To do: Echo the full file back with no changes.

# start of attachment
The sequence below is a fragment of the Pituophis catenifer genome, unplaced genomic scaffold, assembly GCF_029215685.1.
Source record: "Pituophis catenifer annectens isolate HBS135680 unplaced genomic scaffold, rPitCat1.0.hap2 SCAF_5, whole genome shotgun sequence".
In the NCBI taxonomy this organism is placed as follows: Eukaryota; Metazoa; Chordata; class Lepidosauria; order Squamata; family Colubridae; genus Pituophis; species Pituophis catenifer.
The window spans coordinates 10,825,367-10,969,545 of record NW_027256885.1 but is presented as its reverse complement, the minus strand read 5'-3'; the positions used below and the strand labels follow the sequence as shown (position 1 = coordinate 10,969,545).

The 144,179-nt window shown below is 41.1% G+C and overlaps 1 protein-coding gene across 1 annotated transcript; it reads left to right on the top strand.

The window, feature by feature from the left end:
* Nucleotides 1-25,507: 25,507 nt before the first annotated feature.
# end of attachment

The sequence below is a fragment of the Pituophis catenifer genome, unplaced genomic scaffold, assembly GCF_029215685.1.
Source record: "Pituophis catenifer annectens isolate HBS135680 unplaced genomic scaffold, rPitCat1.0.hap2 SCAF_5, whole genome shotgun sequence".
In the NCBI taxonomy this organism is placed as follows: Eukaryota; Metazoa; Chordata; class Lepidosauria; order Squamata; family Colubridae; genus Pituophis; species Pituophis catenifer.
The window spans coordinates 10,825,367-10,969,545 of record NW_027256885.1 but is presented as its reverse complement, the minus strand read 5'-3'; the positions used below and the strand labels follow the sequence as shown (position 1 = coordinate 10,969,545).

The 144,179-nt window shown below is 41.1% G+C and overlaps 1 protein-coding gene across 1 annotated transcript; it reads left to right on the top strand.

The window, feature by feature from the left end:
* Nucleotides 1-25,507: 25,507 nt before the first annotated feature.